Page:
You can encrypt or sign files using private and public keys with GnuPG. Learn all needed commands with this tutorial.

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GnuPG uses public-key cryptography to secure communications. In a public-key system, each user has a pair of keys consisting of a private key and a public key. The private key needs to keep secret. The public key may be given to anyone with whom the user wants to communicate.

To use GnuPG to communicate with someone securely, both will need to create a keypair. The sender of the document uses the public key of the recipient to encrypt the document. The recipient will use their private key to decrypt the file.

If you want to sign a document, you use your private key to do it. The recipient will use your public key to verify the signature.

In order to use GnuPG we use the gpg command. You can install a graphical app, like Kleopatra.

Generate a key pair

You can use one of these two commands:

gpg --gen-key
  • You only need to type a name and email for your key. Then, type a password and generate randomness by moving the mouse or by typing on the keyboard.
gpg --full-generate-key
  • You can configure more settings with this command. Set the encryption algorithm, the key size, and the key expiration date. Then, type the same info as in the previous command (name, email). You can add a comment. Type a password and generate randomness with the mouse or keyboard.

You can list your public keys with:

gpg --list-keys

List your secret (private) keys:

gpg --list-secret-keys

Export a public key

To send your public key, you need to export it.

gpg --output john.gpg --export
  • You can use the key ID or any part of the key ID or user ID (in this case, the email) in order to identify the key.
  • Once executed, you can share the .gpg file with the recipient or recipients.
  • Add --armor after gpg to export the key as a text file.

Send public key to keyserver

gpg --send-keys <keyIDs>

Import a public or private key

You can import a public or private key to your keyring with the --import option:

gpg --import tom.gpg
  • Add the path of the key (tom.gpg)

You can also import a key from a keyserver. Run gpg --search-keys <names> to search for a public key (<names> are usually email addresses) and gpg --recv-keys <keyIDs> to import the key.

Export a private key

If you need to copy your private key to another place, run:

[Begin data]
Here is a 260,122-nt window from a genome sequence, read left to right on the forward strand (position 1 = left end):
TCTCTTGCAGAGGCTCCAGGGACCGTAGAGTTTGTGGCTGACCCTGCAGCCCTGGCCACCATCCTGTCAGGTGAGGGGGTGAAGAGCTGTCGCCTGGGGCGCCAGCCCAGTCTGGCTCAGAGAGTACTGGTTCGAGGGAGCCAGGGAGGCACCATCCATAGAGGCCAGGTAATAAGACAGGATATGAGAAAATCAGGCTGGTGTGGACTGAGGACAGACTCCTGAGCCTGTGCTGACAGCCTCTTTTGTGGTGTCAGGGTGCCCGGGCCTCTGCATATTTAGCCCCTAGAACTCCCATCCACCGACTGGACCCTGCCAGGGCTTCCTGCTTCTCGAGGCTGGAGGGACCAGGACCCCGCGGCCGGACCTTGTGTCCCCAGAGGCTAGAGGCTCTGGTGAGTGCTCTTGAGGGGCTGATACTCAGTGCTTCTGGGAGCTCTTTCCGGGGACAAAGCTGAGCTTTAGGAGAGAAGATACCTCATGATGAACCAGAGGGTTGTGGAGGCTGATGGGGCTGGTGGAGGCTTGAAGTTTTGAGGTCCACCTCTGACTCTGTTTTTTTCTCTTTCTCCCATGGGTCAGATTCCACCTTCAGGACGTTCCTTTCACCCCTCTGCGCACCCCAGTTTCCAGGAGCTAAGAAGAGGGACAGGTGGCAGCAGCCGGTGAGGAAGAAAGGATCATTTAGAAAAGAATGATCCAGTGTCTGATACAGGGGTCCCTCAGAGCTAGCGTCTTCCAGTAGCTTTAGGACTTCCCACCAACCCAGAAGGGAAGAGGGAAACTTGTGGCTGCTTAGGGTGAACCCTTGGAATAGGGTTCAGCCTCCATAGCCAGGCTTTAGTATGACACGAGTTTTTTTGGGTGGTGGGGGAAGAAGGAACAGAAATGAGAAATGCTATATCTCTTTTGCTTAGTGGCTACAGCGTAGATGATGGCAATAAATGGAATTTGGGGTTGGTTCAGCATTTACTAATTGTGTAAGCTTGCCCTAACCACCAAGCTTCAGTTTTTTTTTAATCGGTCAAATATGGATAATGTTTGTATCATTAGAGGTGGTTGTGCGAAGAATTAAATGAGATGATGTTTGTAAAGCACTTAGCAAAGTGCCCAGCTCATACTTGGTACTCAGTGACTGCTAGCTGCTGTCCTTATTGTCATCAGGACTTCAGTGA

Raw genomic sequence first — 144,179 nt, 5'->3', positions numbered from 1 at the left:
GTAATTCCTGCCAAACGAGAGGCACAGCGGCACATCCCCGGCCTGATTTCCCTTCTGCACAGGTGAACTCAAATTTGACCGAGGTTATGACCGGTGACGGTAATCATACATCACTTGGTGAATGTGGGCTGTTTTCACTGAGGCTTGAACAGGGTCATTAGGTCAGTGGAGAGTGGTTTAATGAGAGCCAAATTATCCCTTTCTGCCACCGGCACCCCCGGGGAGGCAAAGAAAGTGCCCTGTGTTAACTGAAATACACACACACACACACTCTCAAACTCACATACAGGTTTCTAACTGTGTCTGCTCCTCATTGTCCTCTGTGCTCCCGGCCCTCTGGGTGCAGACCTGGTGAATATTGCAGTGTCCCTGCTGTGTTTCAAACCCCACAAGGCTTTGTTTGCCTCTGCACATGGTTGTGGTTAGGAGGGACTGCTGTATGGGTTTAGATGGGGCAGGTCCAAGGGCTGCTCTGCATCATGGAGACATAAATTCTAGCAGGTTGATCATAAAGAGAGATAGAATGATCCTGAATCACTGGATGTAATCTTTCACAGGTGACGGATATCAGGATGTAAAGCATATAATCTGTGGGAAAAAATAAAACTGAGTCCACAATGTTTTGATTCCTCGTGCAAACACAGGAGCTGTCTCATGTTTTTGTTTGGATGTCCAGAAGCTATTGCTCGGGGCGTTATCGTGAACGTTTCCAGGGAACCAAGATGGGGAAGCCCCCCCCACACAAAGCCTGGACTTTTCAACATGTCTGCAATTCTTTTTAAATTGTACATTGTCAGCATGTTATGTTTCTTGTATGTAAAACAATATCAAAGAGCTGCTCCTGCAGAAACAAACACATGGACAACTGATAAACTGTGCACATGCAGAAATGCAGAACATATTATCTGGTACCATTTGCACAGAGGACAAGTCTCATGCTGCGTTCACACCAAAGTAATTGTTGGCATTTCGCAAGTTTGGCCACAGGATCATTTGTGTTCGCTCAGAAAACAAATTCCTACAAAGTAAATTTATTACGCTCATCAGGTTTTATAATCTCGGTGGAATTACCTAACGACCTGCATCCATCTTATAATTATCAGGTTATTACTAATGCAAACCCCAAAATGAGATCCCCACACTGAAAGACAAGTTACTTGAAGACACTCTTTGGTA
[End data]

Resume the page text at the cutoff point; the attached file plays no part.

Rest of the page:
gpg --armor --output john_priv.gpg --export-secret-keys
  • --armor creates a plain text file.

Encrypt a file

Now, you can encrypt a file using the recipient’s public key.

gpg --output encryptedfile.pgp --encrypt --recipient file.doc
  • Add a name for the encrypted file (encryptedfile.pgp), any part of the public key ID or user ID ( and the path of the file you want to encrypt (file.doc).

You can also encrypt files without using public-key cryptography, using a password (by default it uses the AES-128 cipher algorithm):

gpg --output encryptedfile.pgp --symmetric file.doc

To encrypt a message, use --armor:

gpg --encrypt --recipient --armor file.txt
  • This will create file.txt.asc, a text file with the message encrypted.

Decrypt a file

To decrypt a file that was encrypted using your public key, run:

gpg --output file.doc --decrypt encryptedfile.pgp
  • Add the name for the decrypted file (file.doc) and the path of the file you want to decrypt (encryptedfile.pgp).

You can decrypt a message the same way:

gpg --output file.txt --decrypt file.txt.asc

If --output parameter is not used, decrypted data outputs to STDOUT (and gpg processing info to STDERR).

Sign a file

You can sign a file using your private key:

gpg --output signedfile.gpg --sign file.doc
  • You can specify the private key with the -u option (-u
  • This will create a binary version of the file. If you don’t want to modify the original file, you have two options:
    • Clearsigned documents (it will add an ASCII-armored signature around the file content, useful for texts):
      gpg --clearsign file.txt
    • Detach the signature:
      gpg --output signedfile.gpg --detach-sig file.doc
  • You can encrypt and sign a file using --encrypt and --sign.

Verify (and decrypt) a signed file

In order to verify and/or decrypt a file, first you need to import the public key of the person who signed the file.

To check the signature, run:

gpg --verify signedfile.gpg
  • If you are using a detached signature, add the signature and the file (in this order).

To check the signature and decrypt the file:

gpg --output decryptedfile.doc --decrypt signedfile.gpg

Delete keys from keyring

To delete a public key:

gpg --delete-keys

To delete a private (secret) key:

gpg --delete-secret-keys

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